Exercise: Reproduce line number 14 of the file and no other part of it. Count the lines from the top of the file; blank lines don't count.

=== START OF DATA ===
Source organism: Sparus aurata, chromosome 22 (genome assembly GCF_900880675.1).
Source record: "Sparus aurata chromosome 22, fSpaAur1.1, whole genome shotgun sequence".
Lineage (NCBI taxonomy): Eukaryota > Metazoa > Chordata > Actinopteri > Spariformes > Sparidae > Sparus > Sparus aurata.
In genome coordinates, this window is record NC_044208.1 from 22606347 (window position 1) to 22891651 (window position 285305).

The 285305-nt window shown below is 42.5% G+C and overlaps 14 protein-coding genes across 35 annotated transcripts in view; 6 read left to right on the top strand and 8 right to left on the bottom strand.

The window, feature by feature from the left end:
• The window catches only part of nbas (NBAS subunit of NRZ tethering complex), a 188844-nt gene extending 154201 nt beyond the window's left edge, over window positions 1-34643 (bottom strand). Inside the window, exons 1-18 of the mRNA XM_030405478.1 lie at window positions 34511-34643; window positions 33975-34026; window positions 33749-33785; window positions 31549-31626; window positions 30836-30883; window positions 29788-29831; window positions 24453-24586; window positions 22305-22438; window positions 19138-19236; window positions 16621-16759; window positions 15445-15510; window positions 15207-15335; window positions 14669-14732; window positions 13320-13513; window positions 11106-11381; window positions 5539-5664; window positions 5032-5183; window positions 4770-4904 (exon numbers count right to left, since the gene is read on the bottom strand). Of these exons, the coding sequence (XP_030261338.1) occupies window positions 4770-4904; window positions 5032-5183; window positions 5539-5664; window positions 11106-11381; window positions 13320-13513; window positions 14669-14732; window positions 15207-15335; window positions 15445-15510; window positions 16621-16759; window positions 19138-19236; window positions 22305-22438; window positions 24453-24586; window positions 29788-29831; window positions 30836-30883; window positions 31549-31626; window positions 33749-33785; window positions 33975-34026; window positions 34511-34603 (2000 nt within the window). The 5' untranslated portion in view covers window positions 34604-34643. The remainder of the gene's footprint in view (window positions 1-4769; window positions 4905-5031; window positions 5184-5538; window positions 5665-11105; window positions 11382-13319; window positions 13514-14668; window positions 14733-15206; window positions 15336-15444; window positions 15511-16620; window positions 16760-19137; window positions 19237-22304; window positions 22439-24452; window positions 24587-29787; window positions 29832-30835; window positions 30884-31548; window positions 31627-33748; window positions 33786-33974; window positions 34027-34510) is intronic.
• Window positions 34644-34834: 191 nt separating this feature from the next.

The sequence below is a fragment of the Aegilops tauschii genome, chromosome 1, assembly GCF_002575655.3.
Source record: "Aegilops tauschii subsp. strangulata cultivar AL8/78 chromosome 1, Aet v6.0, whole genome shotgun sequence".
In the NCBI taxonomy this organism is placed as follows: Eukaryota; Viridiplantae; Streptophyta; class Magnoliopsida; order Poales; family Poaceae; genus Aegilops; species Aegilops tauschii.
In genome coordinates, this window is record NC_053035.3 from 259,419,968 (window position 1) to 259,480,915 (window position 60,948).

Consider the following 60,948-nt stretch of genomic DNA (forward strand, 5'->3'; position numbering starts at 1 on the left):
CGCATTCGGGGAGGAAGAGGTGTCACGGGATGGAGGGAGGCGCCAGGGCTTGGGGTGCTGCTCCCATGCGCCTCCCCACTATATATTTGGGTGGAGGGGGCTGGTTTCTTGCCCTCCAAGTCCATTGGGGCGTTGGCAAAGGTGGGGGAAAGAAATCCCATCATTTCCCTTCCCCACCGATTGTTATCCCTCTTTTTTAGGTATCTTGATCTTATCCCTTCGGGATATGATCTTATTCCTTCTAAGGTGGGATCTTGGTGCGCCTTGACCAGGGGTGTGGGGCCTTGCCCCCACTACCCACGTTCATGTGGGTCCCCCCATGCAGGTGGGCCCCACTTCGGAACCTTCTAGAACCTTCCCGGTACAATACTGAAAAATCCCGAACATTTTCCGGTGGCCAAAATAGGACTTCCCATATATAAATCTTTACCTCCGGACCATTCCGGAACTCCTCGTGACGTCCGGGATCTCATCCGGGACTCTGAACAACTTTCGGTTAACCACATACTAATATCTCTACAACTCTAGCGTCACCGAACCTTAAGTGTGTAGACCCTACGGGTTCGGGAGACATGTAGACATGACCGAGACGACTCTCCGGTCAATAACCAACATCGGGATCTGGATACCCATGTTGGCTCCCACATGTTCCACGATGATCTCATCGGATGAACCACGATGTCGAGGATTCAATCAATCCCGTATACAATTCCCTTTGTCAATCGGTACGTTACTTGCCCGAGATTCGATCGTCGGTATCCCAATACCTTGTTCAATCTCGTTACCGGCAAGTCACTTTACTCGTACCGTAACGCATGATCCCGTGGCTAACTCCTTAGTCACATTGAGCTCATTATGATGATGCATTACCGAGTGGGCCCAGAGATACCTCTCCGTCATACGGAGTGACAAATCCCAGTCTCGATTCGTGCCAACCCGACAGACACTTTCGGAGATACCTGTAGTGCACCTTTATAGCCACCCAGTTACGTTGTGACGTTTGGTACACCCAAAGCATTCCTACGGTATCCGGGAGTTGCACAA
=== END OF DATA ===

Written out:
CGCATTCGGGGAGGAAGAGGTGTCACGGGATGGAGGGAGGCGCCAGGGCTTGGGGTGCTGCTCCCATGCGCCTCCCCACTATATATTTGGGTGGAGGGGGCTGGTTTCTTGCCCTCCAAGTCCATTGGGGCGTTGGCAAAGGTGGGGGAAAGAAATCCCATCATTTCCCTTCCCCACCGATTGTTATCCCTCTTTTTTAGGTATCTTGATCTTATCCCTTCGGGATATGATCTTATTCCTTCTAAGGTGGGATCTTGGTGCGCCTTGACCAGGGGTGTGGGGCCTTGCCCCCACTACCCACGTTCATGTGGGTCCCCCCATGCAGGTGGGCCCCACTTCGGAACCTTCTAGAACCTTCCCGGTACAATACTGAAAAATCCCGAACATTTTCCGGTGGCCAAAATAGGACTTCCCATATATAAATCTTTACCTCCGGACCATTCCGGAACTCCTCGTGACGTCCGGGATCTCATCCGGGACTCTGAACAACTTTCGGTTAACCACATACTAATATCTCTACAACTCTAGCGTCACCGAACCTTAAGTGTGTAGACCCTACGGGTTCGGGAGACATGTAGACATGACCGAGACGACTCTCCGGTCAATAACCAACATCGGGATCTGGATACCCATGTTGGCTCCCACATGTTCCACGATGATCTCATCGGATGAACCACGATGTCGAGGATTCAATCAATCCCGTATACAATTCCCTTTGTCAATCGGTACGTTACTTGCCCGAGATTCGATCGTCGGTATCCCAATACCTTGTTCAATCTCGTTACCGGCAAGTCACTTTACTCGTACCGTAACGCATGATCCCGTGGCTAACTCCTTAGTCACATTGAGCTCATTATGATGATGCATTACCGAGTGGGCCCAGAGATACCTCTCCGTCATACGGAGTGACAAATCCCAGTCTCGATTCGTGCCAACCCGACAGACACTTTCGGAGATACCTGTAGTGCACCTTTATAGCCACCCAGTTACGTTGTGACGTTTGGTACACCCAAAGCATTCCTACGGTATCCGGGAGTTGCACAA